Interestinger still, a map commissioned by King John in 1499 clearly shows that Flanabjarg is on the west coast of Norway while a massive sea weathered runestone on the mountain's eastern slopes, dedicated to a great voyage of Sverre Sigurdsson in 1187 is still plainly visible. Odd how a sea weathered stone should be inland, don't you think?

In an old saga bound up with the Snorra Edda, we find ...eyland svartsteinn í meðal islands ok norvegs sundfœrranda ok hét flana bjargr. An island mountain with a great black stone on top in the middle of the ocean!

In Landnámabók, the historical accounts of the settling of Iceland in the 9th and 10th centuries, we find references to a singular mountain island in the Southfjords, it's mighty black stone pillar rising up from the sea to greet the newly arrived settlers.

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    $\begingroup$ It is still a vertical movement. Fennoscandia in general, and on-coast Norway in particular, experience an enormous post-glacial rebound, up to 1 cm/year. In a 900 years since Sigurdsson that makes about 9 meters of uplift. Enough to make an island inland. $\endgroup$
    – user58697
    Aug 23, 2019 at 4:31
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    $\begingroup$ @user58697 --- You're naturally going to get uplift as the effects of the Ice dissipate. If you look at the timeline and where Flanabjarg has been spotted over the course of time, I think you'll note that this is not about vertical movement. $\endgroup$
    – elemtilas
    Aug 23, 2019 at 10:39

Imagine a "log" of extremely resistant material maybe 100km long and several kilometers thick, floating vertically just under the planetary surface so that it protrudes into planetary mantle and is pushed by currents there. It is thus moving differently than the crust tectonic plates over geological timescales. On its top there is the mountain.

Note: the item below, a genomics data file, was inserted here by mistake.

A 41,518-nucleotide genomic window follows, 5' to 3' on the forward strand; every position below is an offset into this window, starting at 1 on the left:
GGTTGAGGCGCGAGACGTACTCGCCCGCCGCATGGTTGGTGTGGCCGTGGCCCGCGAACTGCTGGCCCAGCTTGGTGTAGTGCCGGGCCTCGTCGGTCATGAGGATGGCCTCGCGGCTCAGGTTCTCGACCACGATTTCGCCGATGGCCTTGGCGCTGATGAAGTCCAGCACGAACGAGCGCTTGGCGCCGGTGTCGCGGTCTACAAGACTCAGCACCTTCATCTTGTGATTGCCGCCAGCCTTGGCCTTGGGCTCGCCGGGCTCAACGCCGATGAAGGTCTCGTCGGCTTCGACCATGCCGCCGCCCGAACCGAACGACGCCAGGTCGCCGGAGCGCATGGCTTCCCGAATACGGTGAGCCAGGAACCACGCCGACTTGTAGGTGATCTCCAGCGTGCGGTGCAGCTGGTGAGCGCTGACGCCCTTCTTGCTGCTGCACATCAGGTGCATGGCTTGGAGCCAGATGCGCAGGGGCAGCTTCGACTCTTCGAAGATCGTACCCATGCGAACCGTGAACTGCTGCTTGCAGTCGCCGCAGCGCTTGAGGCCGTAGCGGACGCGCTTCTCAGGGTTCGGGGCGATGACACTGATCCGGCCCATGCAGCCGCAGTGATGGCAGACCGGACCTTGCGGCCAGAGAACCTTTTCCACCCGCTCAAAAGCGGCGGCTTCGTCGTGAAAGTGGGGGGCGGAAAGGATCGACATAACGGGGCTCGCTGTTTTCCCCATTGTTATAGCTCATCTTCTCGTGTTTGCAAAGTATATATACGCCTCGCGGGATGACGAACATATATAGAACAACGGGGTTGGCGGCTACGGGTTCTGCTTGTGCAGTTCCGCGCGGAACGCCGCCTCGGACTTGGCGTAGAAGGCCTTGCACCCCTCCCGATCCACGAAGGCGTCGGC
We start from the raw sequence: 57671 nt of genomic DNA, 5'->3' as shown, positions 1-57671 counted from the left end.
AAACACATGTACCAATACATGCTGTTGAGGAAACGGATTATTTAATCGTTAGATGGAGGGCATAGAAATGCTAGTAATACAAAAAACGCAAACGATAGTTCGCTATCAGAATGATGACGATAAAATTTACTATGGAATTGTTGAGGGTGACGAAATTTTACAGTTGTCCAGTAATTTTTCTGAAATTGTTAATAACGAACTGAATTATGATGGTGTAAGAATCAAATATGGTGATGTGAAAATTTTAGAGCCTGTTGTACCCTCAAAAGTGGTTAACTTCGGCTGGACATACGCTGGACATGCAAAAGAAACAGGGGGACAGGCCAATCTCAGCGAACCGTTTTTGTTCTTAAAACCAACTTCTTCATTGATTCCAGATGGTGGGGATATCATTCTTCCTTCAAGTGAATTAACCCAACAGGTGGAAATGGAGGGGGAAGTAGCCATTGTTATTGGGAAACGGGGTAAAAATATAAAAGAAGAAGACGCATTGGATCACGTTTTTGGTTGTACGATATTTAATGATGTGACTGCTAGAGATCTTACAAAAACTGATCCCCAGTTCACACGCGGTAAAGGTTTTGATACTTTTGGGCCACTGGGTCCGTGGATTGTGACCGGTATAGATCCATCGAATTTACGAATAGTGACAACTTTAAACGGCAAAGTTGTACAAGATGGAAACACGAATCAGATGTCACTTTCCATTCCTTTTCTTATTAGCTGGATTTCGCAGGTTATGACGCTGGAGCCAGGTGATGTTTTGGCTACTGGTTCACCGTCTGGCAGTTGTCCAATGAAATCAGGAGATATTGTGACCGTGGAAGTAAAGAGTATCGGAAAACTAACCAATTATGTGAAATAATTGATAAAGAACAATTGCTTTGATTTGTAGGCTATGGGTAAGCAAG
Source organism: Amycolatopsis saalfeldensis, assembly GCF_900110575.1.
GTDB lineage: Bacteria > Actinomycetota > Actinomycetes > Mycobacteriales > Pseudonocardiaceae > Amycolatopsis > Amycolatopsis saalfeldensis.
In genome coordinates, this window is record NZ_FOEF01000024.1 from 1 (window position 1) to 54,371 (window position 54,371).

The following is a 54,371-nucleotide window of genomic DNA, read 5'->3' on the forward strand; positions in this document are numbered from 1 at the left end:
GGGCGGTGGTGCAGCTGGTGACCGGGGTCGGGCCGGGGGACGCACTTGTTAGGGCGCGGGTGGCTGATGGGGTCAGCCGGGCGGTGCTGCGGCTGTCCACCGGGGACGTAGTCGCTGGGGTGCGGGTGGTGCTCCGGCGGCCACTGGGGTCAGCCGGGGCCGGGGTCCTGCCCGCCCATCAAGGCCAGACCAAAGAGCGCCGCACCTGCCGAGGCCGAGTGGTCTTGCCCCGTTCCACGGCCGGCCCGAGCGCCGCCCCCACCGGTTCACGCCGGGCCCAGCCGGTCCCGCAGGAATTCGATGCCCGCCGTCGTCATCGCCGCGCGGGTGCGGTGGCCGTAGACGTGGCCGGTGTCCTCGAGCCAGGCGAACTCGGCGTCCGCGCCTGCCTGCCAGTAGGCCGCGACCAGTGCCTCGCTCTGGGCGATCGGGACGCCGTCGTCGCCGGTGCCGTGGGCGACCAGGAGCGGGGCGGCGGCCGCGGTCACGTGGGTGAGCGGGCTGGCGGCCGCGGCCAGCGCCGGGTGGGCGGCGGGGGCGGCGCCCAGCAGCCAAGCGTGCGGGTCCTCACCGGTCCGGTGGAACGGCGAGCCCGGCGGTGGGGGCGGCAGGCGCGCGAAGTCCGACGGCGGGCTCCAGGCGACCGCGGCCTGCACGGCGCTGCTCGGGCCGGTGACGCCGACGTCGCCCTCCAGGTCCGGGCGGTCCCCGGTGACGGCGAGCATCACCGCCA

I can't think of a way this could happen naturally, or if such a material exists, wolfram metal would wear down too. Perhaps some alien artifact or splinter of exotic matter.

  • $\begingroup$ Something like this was my first thought as well, though my initial variation was simply a "wave" of mantel material/pressure, without a solid component like your 'log'. $\endgroup$
    – Harthag
    Aug 26, 2019 at 18:54

After some research, I remembered that in Africa there are two dunes made of magnetized sand. Apparently you can even grab a handful of such sand and throw it away, and watch at is clamps back onto the dune.

The wind blows and erodes those dunes as it would with any other geographic feature. But the sand grains aggregate again, resulting in the whole structure moving at a speed of about seventeen meters per year.

More on the magnetic dunes can be found in this link. I imagine that given more mass of magnetized sand, such structures could become as large as mountains and still keep moving. It would be interesting to see what happens when they reach the ocean, though.